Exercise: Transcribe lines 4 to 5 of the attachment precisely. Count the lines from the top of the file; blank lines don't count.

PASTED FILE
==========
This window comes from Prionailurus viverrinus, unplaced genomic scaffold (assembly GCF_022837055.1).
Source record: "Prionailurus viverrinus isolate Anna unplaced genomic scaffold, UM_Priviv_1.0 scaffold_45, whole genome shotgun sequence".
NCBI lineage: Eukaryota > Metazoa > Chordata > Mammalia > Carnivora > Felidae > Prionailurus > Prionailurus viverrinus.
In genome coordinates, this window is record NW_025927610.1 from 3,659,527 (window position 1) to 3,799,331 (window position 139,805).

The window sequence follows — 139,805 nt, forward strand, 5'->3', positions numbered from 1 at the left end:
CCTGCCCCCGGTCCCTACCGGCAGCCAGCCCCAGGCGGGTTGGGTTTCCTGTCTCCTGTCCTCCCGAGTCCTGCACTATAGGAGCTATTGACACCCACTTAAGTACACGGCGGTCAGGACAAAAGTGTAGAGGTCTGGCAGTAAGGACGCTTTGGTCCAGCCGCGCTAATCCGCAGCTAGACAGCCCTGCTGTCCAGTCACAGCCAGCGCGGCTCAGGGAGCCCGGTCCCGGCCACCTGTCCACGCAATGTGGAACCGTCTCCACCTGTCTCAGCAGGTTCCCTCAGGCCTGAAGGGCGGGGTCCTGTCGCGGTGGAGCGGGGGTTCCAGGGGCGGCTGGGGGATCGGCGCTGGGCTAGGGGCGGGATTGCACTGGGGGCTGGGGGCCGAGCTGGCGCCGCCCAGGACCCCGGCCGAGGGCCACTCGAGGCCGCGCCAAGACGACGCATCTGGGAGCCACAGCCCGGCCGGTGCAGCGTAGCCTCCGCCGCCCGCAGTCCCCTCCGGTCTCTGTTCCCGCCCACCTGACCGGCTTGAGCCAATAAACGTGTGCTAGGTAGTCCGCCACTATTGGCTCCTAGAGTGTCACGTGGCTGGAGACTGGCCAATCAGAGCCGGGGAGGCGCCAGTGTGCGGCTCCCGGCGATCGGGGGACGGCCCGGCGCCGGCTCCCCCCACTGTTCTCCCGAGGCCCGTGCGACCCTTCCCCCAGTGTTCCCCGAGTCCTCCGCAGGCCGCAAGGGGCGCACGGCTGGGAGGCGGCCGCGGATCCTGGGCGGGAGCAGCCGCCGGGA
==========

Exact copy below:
In genome coordinates, this window is record NW_025927610.1 from 3,659,527 (window position 1) to 3,799,331 (window position 139,805).

The window sequence follows — 139,805 nt, forward strand, 5'->3', positions numbered from 1 at the left end: